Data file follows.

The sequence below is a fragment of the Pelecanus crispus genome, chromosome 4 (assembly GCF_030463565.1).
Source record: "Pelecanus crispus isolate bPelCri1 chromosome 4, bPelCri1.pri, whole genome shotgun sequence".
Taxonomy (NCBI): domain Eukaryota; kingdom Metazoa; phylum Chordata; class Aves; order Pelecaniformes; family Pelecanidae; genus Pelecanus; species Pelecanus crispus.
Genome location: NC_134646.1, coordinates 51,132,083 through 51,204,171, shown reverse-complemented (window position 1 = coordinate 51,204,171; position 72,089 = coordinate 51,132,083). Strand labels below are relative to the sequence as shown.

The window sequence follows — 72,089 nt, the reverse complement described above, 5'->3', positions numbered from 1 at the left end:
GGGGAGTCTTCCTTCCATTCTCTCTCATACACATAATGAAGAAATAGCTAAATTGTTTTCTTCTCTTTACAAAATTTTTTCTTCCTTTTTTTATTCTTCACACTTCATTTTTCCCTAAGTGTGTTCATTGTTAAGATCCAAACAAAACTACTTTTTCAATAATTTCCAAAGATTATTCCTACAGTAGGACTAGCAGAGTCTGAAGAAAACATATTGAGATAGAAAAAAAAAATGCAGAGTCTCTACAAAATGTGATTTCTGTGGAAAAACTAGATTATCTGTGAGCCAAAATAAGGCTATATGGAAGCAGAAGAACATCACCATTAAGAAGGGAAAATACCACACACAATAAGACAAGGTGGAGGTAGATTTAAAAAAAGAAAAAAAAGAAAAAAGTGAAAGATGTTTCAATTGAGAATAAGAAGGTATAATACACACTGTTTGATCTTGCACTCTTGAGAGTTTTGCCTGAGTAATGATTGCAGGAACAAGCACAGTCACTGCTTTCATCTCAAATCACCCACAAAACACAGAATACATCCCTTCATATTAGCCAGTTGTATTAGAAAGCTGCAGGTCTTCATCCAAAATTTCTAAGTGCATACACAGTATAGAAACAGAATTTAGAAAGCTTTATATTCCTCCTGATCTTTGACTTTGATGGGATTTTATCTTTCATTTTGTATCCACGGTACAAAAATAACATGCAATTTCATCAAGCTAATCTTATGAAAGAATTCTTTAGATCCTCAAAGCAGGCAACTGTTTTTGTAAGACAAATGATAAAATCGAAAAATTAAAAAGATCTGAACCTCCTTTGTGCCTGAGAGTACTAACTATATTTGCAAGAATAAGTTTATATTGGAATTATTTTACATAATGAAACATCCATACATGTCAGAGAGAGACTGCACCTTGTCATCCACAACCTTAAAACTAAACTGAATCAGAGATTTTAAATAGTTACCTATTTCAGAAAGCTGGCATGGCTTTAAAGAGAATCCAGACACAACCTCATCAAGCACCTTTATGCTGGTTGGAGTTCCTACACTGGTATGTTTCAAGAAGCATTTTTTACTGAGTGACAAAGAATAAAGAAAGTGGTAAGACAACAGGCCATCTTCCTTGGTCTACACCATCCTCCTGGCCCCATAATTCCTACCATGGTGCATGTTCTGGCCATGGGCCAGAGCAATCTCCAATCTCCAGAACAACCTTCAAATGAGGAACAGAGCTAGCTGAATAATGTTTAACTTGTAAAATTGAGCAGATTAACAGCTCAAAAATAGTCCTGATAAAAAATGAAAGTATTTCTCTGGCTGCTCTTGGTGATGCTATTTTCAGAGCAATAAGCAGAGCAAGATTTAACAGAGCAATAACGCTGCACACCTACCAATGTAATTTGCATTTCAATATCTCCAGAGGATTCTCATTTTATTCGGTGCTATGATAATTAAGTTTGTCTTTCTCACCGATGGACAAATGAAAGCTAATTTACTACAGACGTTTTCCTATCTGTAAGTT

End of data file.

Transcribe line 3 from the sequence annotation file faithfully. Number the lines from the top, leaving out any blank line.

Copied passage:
Taxonomy (NCBI): domain Eukaryota; kingdom Metazoa; phylum Chordata; class Aves; order Pelecaniformes; family Pelecanidae; genus Pelecanus; species Pelecanus crispus.